With spring in full swing, the urban population is certain to rise but not as a result of human migration. Birds, rodents, and larger animals such as deer, elk and moose will begin to make appearances in our domestic environs. From parks to backyards, we can expect to see a range of different critters all expecting to find an easy source of food and possibly a home for mating and reproduction. Many of us will appease their needs by offering an assortment of foods ranging from seeds to fruits and vegetables.
Facilitating moments of oneness with nature can be delightful on an emotional level. Yet, from a microbiological one, the actual rituals may be doing more harm than good. The problem lies in a forced change of the environment resulting in an altered ecology. Something as simple as offering food may in fact be one of the most egregious actions with the result being not improved survival but the risk for decimation.
A changed environment can definitely have an effect on wildlife. It's been known for decades human integration into the wilds is harmful to the creatures living there. To appease these creatures, many humans and organizations have chosen not to cut back on urban sprawl but instead to act as providers of lost resources such as food. Some interventions are purposeful such as bird feeders, feeding stations and even the provision of scraps from restaurants. But there are also accidental resources, including waste dumps, crop residuals and even the discarded waste from food manufacturing plants. Although to us these areas may appear to be disgusting and definitely not where we would grab a bite, for animals without their usual feeding zones, these suffice to at least provide some of the nutrients.
This is where the problem begins. When food resources are collected into one area instead of scattered across a large region, the population density of inhabitants increases as does the risk for pathogen spread. This isn't limited to animals; humans are also affected by this phenomenon. We tend to congregate in areas where we can get foods such as restaurants and grocery stores. Add a pathogen into the mix, whether from the food itself or from a human food handler and you can have an outbreak. Depending on how easy the pathogen can spread, the outbreak can grow in size as the initially infected spread their disease to others.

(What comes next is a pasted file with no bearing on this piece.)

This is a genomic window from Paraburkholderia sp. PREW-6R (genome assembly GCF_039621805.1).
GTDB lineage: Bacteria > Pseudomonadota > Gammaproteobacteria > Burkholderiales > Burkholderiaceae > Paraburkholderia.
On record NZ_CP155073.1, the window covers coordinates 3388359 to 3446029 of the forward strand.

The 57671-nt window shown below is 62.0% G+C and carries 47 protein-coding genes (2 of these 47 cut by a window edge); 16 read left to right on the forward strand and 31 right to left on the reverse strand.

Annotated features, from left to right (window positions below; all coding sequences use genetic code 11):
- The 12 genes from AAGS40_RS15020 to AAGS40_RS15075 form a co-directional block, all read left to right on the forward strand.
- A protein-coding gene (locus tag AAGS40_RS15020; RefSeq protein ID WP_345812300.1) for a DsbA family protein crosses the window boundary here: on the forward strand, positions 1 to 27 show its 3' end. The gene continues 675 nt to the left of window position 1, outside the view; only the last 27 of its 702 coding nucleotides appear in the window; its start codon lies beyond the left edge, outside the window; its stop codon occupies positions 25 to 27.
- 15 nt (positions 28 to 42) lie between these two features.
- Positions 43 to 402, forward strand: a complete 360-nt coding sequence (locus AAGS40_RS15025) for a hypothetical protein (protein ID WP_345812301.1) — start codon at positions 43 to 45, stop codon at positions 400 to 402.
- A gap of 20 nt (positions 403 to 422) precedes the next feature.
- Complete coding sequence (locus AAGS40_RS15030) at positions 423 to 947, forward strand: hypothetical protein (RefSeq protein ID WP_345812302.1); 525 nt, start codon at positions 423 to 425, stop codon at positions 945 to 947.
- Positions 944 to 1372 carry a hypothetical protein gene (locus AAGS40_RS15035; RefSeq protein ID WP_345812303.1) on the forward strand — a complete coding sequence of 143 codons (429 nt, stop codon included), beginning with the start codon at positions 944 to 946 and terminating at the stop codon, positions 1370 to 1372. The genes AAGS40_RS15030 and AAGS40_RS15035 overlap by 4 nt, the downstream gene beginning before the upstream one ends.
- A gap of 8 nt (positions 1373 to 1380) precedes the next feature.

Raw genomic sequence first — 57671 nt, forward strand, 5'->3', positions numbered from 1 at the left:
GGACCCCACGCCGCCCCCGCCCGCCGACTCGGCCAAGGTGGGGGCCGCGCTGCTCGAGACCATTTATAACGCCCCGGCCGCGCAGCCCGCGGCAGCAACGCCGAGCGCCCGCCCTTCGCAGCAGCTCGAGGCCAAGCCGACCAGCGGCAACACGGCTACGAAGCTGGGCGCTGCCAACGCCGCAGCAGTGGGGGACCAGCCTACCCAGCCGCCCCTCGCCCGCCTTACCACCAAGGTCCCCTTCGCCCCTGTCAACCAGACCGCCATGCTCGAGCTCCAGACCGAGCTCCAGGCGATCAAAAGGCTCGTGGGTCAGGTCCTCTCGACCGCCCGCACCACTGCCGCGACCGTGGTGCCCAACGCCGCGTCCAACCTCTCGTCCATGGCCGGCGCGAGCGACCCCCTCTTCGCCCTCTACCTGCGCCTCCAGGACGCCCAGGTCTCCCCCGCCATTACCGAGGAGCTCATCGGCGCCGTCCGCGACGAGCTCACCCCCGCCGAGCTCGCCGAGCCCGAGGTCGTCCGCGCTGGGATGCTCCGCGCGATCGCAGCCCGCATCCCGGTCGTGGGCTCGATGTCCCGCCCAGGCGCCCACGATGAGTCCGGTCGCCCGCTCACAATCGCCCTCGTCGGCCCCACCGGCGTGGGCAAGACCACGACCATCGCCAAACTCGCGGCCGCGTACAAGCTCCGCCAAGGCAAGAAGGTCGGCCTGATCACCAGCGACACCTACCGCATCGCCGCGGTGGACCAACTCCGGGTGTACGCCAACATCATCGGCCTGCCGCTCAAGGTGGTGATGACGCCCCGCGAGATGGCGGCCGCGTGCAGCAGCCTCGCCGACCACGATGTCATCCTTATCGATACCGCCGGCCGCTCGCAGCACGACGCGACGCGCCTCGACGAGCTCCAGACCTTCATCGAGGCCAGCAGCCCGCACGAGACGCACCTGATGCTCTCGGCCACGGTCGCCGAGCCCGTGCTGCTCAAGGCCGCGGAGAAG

In the human context, when an outbreak like this happens, a massive effort is undertaken to identify the cause and halt the spread. Major recalls of certain food items may occur as well as the temporary closure of implicated restaurants and/or events. The overall effort may still take days to months to sort out. For animals, however, nothing is done to help protect them. In fact, sometimes, humans may try to increase food provision in order to help the species stay alive. But this might only lead to more spread of a disease.
The negative effects of feeding animals have been primarily seen from a bird's eye perspective without any significant cause or mechanism. But that changed last month when an international trio of researchers conducted an analysis of the troubles associated with wildlife feeding in urban environments. The results offered an explanation behind the seemingly ironic link between food provision to wildlife and a drop in population.
The study came up with a number of factors involved in the benefit or detriment of urbanized-feeding. One of the most important results involved the risk associated with putting food out on the lawn or in those feeders. Unless the offerings meet the nutritional requirements for the animal, deficiencies may occur. This can lead to a weakened immune systems and a greater chance for infection if a pathogen happens to come along.
The situation only gets worse as the number of animals choosing this source of food increases. These creatures are not particularly good at passing up an easy meal. They will always choose the easy way to a full stomach, regardless of the consequences. Over time, even migratory animals will stop their journeys to take part in the feeding. Eventually, one of these new members will come down with an infection and will spread it to others. When this happens, the population can be not only affected but also devastated if the infection is lethal.
The authors of the study may have provided an analysis but they also offered proof. In the last 15 years, many of the visitors we see outside our doors, including foxes, deer, finches, elk and even raccoons have had their populations hit hard by an infection resulting from a human feeding practice. None were intended to harm the animals, yet problems still emerged.
This study may not stop people from filling up those feeders and laying out the leftovers outside. But perhaps the information may help people to gain a little more information on the visitors before making the offerings. To best help the wildlife, check out their nutritional needs and look for options to help their health. Although this may mean more work -- and more money -- for us, for the creatures, the effort will be greatly appreciated.
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